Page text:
Wednesday, January 17, 2007

Thai Rice Pilaf

I sauteed finely chopped red onion for a few minutes, cooking the pieces down a bit, then added finely diced shallot; a few minutes later, I added asparagus cut into approximately 1/2" pieces. In a nonstick sauce pan with a little bit of oil, I quickly stir fried jasmine rice for about a minute, adding a little cumin seed in the last 15 seconds or so (cumin can burn easily), then added 1 1/2 times as much water as rice, 1/2 a cube of vegan bouillon, a pinch or two of salt, and a small pinch of turmeric. I brought this to a boil briefly then, covered, simmered for about 20 minutes. The liquid was then nicely absorbed; I then mixed in the asparagus saute, freshly ground black pepper, paprika, and Volcano Lime Burst (water, organic lime juice, lemon oil), and, off-heat, left it to steam a bit in the covered pan for another minute or two.

I served the pilaf with a arugula salad and Easter Egg radish, along with a dollop of guacamole (I love making guacamole; this small batch was purchased today). I also made toast out of rosemary sourdough bread with spicy red pepper spread, topped with an heirloom tomato slice.

We loved the rice! I might try making a dish like this again, but add a little bit of ginger, and maybe mix in some sesame seeds just before serving.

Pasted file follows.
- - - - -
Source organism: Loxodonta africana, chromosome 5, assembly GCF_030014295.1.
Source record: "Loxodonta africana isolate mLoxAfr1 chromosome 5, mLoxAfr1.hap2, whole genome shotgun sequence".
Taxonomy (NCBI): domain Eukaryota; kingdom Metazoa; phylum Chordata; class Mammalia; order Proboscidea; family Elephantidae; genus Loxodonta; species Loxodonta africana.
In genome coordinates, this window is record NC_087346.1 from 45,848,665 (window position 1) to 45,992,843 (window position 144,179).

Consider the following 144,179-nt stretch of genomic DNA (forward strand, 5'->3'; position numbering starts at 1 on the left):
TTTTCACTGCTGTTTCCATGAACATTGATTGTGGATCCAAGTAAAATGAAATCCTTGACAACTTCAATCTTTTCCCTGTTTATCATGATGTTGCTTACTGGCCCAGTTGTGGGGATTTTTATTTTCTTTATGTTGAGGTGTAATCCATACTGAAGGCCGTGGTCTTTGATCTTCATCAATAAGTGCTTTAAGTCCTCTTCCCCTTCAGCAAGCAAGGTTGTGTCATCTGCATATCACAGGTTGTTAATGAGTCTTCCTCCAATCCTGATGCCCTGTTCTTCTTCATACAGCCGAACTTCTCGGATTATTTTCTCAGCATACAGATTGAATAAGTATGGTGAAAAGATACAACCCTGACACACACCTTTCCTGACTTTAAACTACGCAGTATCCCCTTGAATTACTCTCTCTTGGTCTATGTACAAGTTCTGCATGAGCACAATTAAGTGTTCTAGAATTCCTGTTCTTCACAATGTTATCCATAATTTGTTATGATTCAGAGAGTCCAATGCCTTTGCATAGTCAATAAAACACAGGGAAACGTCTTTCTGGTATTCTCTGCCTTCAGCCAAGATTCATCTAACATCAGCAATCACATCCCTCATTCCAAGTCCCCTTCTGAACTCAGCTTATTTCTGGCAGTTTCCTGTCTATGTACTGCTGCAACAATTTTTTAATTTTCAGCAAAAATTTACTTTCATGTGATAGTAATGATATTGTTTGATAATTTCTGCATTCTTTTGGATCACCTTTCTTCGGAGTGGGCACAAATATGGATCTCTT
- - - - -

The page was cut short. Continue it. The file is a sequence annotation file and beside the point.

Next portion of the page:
I am going to experiment with using my slow cooker to make a simple slightly chunky tomato sauce for pasta. Of course, Italian sauces taste great as they get to simmer for hours, and I read that one can cook sauces on the low setting of a slow cooker for 14 or 15 hours, and perhaps longer!

Tonight, I took 4 firm but ripe roma tomatoes and cut each in half through where the stem had been attached. Then, with a paring knife, I cut out the core, seeds and interior membranes, and popped this flavorful and juicy treat into my mouth . I diced the remaining tomato as finely as I could, and put into the slow cooker. I also sauteed finely chopped several small shallots and 3 small cloves of garlic, and added that to the cooker, as well as a few tablespoons of extra virgin olive oil, a few shakes of salt, a little freshly ground peppercorn (I should start using the term peppercorn instead of black pepper as I often use items like pink peppercorns), maybe 1/2 teaspoon dried basil, and maybe a teaspoon or so of fresh oregano.

I'm planning on turning the cooker on late tonight or early tomorrow morning, and making a simple pasta for dinner with this sauce. I also want to explore making other sauces, perhaps including some wine, sauteed vegan "sausage", maybe a touch of sugar or hot pepper, possibly olives or capers, artichoke pieces, and/or maybe some sauteed vegetables other than just onions/garlic/shallot. A friend used to add carrots to his tomato sauce, and that would also be worth experimenting with! But let's see how this sauce turns out - it smells good so far!


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